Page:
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Hungary.-Information about the chief libraries in Hungary under the dual monarchy was given annually up to 1911 in the Hungarian Statistical Year Book. The largest library in Hungary is the Szechenyi-Nationalbibliothek at Budapest, founded in 1802 by the gift of the library of Count Franz Szechenyi. It contains 400,000 printed vols. and 16,000 mss., and has II lending and four reference branches. The University library of Budapest (1635) includes 543,572 printed books and 3,401 mss. Since 1897 there has been in Hungary a chief inspector of museums and libraries. He has charge of a general catalogue of all the mss. and early printed books in Hungary.
After the war, the central bureau of public libraries organized exchange, distributing the literature received in this way from abroad. It also produces a general catalogue of accessions (which serves as a current national bibliography).
The library of the Benedictines at St. Martinsberg (I ith cen tury) is the central library of the order in Hungary, and contains nearly 170,000 vols. Its principal treasures were, on the seculari zation of the monasteries, distributed among the State libraries in Budapest.
most considerable libraries in the Re public are the University library, Prague (1366:1773) with 591, 245 vols., the National library at Prague (1918) with over 70,000 vols. and many State documents, and the Central library (1891) with 378,562 volumes.
During the i9th century, free libraries were founded by the clergy and school teachers, while the library periodical, Ceskci Osveta (i9o4), helped to spread a knowledge of Anglo-American popular library methods. By this each community was to estab lish a public library, administered by special locally-elected bodies; a minimum library tax of 5o, 6o, 7o or 8o hellers (o.75d., o.9d., i.o5d., or 1.2d.) per head is levied in towns of less than 5,000, 10,000 or ioo,000, or of over, io,000 inhabitants respec tively. All libraries thus established are controlled by the Ministry of Education, which issues statistics. In 1920 there were 3,343 libraries with 1,644,558 vols., 310,880 borrowers, 3,180,509 issues for home use, and a total income of 3,211,026 Czech crowns; in 1927 there were 15,355 libraries with
vols., 880,326 borrowers, 14,440,593 home issues, and income 16,275,308 Czech crowns. The average of readers to a library was 86o, and one book to every two readers. The expenditure per head was 1.55 Czech crown (2.33d.) as against the sum of one Czech crown (1.5d.) laid down by the law of 1919.
the former centre of civilization, Italy is the home of the oldest libraries. The Vatican at Rome and the Laurentian at Florence are sufficient in themselves to give Italy primacy in respect of rare and valuable mss., and for antiquity there are the venerable relics at Vercelli, Monte Cassino and La Cava. The local rights which so long impeded the unification of Italy created and preserved many libraries which would have been lost under a Central State. Italy is still, in spite of war and collectors, rich in books. Official statistics of 1896 gave particulars of 1,831 libraries, of which 419 are provincial and communal. In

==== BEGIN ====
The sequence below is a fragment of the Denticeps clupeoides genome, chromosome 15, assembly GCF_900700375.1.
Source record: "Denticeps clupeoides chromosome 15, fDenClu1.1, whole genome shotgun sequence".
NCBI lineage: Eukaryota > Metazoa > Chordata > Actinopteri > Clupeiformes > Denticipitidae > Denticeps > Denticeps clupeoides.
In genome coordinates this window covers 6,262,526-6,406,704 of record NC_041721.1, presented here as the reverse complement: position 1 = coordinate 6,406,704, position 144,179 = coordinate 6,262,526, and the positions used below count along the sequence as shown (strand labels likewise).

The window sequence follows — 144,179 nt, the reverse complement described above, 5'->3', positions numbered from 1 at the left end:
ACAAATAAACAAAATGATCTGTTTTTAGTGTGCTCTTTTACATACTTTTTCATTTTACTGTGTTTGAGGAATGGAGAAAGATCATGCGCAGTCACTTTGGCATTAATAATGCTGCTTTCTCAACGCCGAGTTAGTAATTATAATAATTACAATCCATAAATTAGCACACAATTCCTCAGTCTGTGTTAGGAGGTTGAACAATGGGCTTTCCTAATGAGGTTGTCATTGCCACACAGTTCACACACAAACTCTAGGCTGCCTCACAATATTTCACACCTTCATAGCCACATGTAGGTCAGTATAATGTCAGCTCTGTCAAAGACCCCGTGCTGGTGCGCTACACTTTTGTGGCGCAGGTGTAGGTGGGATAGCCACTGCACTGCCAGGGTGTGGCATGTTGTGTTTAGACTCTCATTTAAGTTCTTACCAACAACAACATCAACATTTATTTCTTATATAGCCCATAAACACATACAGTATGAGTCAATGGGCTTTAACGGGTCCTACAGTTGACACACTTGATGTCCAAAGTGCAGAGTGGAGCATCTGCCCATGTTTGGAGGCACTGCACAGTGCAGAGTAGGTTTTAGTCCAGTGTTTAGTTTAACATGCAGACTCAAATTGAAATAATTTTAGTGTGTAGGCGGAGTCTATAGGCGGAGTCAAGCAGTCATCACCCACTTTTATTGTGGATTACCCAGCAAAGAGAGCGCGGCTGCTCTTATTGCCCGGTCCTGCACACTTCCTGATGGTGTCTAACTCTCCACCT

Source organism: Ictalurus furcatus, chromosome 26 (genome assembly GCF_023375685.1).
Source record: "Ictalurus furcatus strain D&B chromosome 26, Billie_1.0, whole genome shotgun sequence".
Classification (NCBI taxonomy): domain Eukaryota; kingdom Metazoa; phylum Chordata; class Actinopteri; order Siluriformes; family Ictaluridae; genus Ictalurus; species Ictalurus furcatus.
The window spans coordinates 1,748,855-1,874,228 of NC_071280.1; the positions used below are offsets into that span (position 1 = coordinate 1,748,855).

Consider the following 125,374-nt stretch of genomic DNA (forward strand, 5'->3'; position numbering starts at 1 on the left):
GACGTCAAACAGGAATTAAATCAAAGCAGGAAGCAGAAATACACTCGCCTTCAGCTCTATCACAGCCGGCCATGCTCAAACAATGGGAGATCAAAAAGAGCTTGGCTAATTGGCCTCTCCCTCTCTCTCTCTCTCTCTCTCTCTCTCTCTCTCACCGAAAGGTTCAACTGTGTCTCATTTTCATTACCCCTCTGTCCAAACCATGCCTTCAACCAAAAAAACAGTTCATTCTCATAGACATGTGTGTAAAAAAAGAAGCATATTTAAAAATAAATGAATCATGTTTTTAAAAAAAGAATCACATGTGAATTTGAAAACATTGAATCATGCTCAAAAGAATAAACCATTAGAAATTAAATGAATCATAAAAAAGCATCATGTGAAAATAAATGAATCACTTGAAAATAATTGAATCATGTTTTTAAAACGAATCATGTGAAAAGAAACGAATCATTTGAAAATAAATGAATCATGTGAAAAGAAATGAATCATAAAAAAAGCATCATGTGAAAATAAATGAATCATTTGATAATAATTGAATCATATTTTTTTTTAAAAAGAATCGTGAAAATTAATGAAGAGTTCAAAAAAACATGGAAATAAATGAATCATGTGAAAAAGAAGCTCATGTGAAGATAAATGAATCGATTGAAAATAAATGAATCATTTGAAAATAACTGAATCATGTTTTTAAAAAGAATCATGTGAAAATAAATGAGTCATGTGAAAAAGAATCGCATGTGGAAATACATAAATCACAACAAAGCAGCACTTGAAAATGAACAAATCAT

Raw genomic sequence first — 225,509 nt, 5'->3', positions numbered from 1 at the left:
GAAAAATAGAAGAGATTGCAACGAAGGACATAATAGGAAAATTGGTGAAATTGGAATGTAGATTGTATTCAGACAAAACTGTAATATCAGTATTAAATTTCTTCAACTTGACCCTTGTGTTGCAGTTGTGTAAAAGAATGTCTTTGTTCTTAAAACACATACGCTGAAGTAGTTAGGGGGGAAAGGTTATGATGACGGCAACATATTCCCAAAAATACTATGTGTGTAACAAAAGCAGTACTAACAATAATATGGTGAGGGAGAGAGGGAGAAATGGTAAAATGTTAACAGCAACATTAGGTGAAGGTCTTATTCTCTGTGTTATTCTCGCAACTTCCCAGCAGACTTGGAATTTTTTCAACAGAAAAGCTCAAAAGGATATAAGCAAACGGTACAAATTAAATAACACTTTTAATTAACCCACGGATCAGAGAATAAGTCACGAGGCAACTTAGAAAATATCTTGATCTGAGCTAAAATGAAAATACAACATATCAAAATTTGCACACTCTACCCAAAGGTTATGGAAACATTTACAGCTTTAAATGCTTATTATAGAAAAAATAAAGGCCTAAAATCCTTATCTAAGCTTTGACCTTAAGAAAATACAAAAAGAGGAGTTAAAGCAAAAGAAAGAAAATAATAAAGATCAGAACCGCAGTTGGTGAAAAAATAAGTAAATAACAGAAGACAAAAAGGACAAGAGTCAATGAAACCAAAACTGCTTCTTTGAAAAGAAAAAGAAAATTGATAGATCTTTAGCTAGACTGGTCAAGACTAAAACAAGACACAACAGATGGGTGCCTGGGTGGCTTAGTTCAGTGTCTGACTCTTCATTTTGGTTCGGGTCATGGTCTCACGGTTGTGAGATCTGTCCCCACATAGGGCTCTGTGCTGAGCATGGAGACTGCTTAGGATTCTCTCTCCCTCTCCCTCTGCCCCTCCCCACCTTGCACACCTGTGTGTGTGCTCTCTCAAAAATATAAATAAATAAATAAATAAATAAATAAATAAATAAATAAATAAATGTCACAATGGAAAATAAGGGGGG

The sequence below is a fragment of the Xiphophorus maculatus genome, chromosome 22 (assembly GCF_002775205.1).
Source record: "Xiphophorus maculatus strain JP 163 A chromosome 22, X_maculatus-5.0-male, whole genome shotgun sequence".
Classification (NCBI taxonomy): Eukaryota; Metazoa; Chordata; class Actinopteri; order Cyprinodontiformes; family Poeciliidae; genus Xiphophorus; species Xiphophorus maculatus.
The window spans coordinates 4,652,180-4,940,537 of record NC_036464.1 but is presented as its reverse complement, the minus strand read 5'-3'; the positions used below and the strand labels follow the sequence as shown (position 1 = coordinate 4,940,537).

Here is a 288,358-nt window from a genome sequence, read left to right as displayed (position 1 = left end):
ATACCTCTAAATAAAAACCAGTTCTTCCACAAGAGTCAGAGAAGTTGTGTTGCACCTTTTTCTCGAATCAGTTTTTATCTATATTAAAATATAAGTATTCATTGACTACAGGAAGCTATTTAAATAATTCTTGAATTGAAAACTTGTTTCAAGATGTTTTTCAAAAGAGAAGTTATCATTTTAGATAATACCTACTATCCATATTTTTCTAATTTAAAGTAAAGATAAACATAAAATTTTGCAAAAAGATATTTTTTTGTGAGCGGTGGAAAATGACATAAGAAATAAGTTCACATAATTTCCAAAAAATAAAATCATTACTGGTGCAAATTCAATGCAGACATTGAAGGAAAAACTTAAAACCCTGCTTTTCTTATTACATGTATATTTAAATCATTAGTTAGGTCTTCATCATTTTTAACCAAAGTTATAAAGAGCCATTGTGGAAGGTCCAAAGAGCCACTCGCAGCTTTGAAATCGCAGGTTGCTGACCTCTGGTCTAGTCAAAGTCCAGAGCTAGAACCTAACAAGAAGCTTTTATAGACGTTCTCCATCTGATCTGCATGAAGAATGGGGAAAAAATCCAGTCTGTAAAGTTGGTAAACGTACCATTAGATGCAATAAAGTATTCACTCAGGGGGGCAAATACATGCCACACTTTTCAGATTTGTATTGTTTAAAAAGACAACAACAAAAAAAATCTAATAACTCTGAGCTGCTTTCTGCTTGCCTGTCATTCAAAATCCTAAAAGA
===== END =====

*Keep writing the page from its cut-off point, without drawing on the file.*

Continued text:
there were 542 popular and circulating. A Bollettino for these biblioteche popolari was commenced in 1907, and a congress held at Rome in 1908.
libraries (bibli oteche governative) are under the minister of public instruction. The pre-Fascist Regolamento controlling them was issued in the Bolletino Ufficiale, Dec. 5, 1907. They consisted of the national central libraries of Rome (Vittorio Emanuele) and Florence, of the national libraries of Milan (Braidense), Naples, Palermo, Turin and Venice (Marciana) ; the Biblioteca governativa at Cremona ; the Marucelliana, the Mediceo-Laurenziana and the Riccardiana at Florence ; the governativa at Lucca ; the Estense at Modena; the Brancacciana and that of San Giacomo at Naples; the Palatina at Parma ; the Angelica, the Casanatense, and the Lancisiana at Rome; the university libraries of Bologna, Cagliari, Catania, Genoa, Messina, Modena, Naples, Padua, Pavia, Pisa, Rome and Sassari; the Ventimiliana (with the university library at Catania) ; the Vallicelliana and the musical library of the R. Acad. of St. Cecilia at Rome ; the musical section of the Palatine at Parma; and the Lucchesi-Palli (added to the national library at Naples). The minister of public instruction is assisted by a technical board. Each library was to possess a general inventory, an accessions register, an alphabetical author-catalogue and a subject-catalogue. Catalogues of the special collections were next to be compiled. A general catalogue of the mss. was, in 1910, being issued together with catalogues of oriental codices and incunabula ; books are chosen by the librarians in Government libraries, and in the university libraries partly by a professional council. The rules (Boll. U fficiale, Sept. 17, 1908) allow lending to other countries under special circumstances.